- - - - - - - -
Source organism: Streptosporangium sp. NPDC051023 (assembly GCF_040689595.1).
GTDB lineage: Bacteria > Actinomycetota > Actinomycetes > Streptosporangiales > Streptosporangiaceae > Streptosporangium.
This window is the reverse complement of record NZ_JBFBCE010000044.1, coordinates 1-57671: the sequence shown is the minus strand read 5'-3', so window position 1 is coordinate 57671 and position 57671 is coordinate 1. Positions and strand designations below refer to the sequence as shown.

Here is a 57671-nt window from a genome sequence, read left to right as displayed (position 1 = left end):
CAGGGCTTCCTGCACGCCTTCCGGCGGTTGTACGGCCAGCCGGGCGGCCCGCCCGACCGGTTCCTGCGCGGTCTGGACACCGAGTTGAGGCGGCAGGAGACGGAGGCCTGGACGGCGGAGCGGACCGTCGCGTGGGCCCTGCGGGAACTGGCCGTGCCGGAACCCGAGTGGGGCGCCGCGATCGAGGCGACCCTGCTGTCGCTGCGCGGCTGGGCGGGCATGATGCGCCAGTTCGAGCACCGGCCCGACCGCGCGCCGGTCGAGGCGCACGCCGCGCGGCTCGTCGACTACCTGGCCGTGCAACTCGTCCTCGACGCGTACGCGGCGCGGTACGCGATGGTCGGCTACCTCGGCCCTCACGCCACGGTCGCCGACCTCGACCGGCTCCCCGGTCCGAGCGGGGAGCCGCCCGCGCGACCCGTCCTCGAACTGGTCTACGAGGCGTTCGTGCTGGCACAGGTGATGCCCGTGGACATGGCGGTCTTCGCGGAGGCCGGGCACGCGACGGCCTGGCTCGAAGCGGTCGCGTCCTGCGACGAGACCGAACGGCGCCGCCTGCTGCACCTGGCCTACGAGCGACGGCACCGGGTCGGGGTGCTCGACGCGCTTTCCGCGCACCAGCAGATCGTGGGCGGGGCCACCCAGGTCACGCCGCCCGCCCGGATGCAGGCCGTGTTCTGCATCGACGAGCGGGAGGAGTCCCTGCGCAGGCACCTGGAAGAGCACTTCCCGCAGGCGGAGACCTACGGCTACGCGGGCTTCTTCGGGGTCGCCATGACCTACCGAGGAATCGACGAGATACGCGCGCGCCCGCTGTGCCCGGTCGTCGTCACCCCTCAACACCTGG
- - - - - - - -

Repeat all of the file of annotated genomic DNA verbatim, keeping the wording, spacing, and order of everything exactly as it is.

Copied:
Source organism: Streptosporangium sp. NPDC051023 (assembly GCF_040689595.1).
GTDB lineage: Bacteria > Actinomycetota > Actinomycetes > Streptosporangiales > Streptosporangiaceae > Streptosporangium.
This window is the reverse complement of record NZ_JBFBCE010000044.1, coordinates 1-57671: the sequence shown is the minus strand read 5'-3', so window position 1 is coordinate 57671 and position 57671 is coordinate 1. Positions and strand designations below refer to the sequence as shown.

Here is a 57671-nt window from a genome sequence, read left to right as displayed (position 1 = left end):
CAGGGCTTCCTGCACGCCTTCCGGCGGTTGTACGGCCAGCCGGGCGGCCCGCCCGACCGGTTCCTGCGCGGTCTGGACACCGAGTTGAGGCGGCAGGAGACGGAGGCCTGGACGGCGGAGCGGACCGTCGCGTGGGCCCTGCGGGAACTGGCCGTGCCGGAACCCGAGTGGGGCGCCGCGATCGAGGCGACCCTGCTGTCGCTGCGCGGCTGGGCGGGCATGATGCGCCAGTTCGAGCACCGGCCCGACCGCGCGCCGGTCGAGGCGCACGCCGCGCGGCTCGTCGACTACCTGGCCGTGCAACTCGTCCTCGACGCGTACGCGGCGCGGTACGCGATGGTCGGCTACCTCGGCCCTCACGCCACGGTCGCCGACCTCGACCGGCTCCCCGGTCCGAGCGGGGAGCCGCCCGCGCGACCCGTCCTCGAACTGGTCTACGAGGCGTTCGTGCTGGCACAGGTGATGCCCGTGGACATGGCGGTCTTCGCGGAGGCCGGGCACGCGACGGCCTGGCTCGAAGCGGTCGCGTCCTGCGACGAGACCGAACGGCGCCGCCTGCTGCACCTGGCCTACGAGCGACGGCACCGGGTCGGGGTGCTCGACGCGCTTTCCGCGCACCAGCAGATCGTGGGCGGGGCCACCCAGGTCACGCCGCCCGCCCGGATGCAGGCCGTGTTCTGCATCGACGAGCGGGAGGAGTCCCTGCGCAGGCACCTGGAAGAGCACTTCCCGCAGGCGGAGACCTACGGCTACGCGGGCTTCTTCGGGGTCGCCATGACCTACCGAGGAATCGACGAGATACGCGCGCGCCCGCTGTGCCCGGTCGTCGTCACCCCTCAACACCTGG